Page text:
This week I’ll discuss horizontal alignment.
Horizontal alignment can pretty much always be left, right, or centered. Some spreadsheets might also offer full alignment, where the text is spaced out to fill the entire width of the cell. Continue reading Formatting elements: Alignment (About horizontal alignment)
In a spreadsheet, alignment is basically how the text is positioned in the cell. There are four main aspects to alignment: horizontal alignment, vertical alignment, text wrapping, and cell merging. There are also additional possibilities that some spreadsheets might support, and some might not. These include things like text orientation, text direction, cell margins, and automatically shrinking text to fit in a cell.
That’s a lot of aspects to discuss, and when I started writing I found that I had a lot to say about most of them. Therefore I decided to switch things up a little for this topic. This week I’m going to discuss how to do all of these options, then for the next several weeks I’ll take 1 or 2 of these aspects per week and explain what they are, and what you can & can’t do with them. I’m going to be illustrating things as I go along, so I might or might not think of a enough other things for “Nifty things” page at the end.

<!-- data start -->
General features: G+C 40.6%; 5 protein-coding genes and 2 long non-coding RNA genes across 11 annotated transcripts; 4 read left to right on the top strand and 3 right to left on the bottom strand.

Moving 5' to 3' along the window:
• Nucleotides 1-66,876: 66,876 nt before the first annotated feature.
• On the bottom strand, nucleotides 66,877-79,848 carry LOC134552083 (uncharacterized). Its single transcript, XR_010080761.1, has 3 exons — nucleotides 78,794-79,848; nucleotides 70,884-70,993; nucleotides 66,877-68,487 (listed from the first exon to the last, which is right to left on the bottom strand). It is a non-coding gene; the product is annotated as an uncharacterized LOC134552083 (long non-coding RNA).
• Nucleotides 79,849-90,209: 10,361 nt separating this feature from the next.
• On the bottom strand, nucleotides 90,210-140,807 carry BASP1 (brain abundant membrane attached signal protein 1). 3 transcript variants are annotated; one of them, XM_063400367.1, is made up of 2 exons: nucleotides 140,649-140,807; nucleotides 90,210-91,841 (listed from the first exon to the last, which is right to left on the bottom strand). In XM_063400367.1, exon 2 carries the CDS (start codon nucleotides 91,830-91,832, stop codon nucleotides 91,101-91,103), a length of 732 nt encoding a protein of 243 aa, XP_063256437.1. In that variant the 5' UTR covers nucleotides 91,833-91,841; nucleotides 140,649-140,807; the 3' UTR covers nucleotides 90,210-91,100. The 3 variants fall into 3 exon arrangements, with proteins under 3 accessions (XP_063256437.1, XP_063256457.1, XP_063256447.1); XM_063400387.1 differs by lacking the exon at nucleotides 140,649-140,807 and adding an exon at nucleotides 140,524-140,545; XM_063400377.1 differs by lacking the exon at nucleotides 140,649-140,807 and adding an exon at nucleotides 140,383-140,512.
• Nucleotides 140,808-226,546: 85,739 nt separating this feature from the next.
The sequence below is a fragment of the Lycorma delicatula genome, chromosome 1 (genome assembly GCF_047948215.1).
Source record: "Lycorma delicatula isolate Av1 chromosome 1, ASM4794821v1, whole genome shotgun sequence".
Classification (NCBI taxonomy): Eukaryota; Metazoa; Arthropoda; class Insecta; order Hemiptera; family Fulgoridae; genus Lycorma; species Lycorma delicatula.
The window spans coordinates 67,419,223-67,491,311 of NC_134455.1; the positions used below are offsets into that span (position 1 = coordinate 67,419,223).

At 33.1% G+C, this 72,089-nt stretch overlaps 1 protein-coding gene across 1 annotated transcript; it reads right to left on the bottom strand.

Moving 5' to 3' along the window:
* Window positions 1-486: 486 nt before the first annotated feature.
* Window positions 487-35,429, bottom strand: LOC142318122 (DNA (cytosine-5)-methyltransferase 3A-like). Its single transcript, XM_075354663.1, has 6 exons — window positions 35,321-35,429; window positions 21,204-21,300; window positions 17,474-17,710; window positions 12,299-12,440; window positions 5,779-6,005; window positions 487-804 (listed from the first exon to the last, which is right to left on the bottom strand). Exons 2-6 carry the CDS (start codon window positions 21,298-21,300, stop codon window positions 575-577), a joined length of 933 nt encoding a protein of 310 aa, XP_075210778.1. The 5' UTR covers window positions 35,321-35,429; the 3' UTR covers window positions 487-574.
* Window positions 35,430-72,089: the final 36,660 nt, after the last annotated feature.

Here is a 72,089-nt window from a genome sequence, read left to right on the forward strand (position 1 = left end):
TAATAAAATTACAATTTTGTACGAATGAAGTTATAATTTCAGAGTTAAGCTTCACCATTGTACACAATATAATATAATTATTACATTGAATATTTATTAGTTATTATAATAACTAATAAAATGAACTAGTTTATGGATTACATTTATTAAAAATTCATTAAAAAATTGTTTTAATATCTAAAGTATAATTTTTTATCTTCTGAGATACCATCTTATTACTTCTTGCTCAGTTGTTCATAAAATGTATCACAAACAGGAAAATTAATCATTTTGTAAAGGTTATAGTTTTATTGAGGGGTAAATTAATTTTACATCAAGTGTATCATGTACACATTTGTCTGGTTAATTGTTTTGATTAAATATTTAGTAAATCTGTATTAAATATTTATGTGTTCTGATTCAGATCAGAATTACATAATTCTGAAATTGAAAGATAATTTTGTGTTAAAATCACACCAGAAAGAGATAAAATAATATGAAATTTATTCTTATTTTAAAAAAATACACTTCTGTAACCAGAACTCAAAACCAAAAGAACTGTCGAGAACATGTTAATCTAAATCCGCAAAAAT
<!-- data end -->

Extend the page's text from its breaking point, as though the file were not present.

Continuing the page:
Most have button shortcuts for the more common options, but they’re often dispersed and not all of the options appear. Therefore I’m only going to talk about how to get to the formatting screen that lets you edit them all in one place for any program that has such a possibility. Continue reading Formatting elements: Alignment (How to)
There’s actually some pretty useful things you can do using borders, although only some of them are useful in tables. Continue reading Formatting elements: Borders (Nifty tricks)
Last week I talked about the do’s and don’ts of borders formatting in tables, and this week I’m going to talk about how to actually format the borders of a cell in various programs. Continue reading Formatting elements: Borders (How to)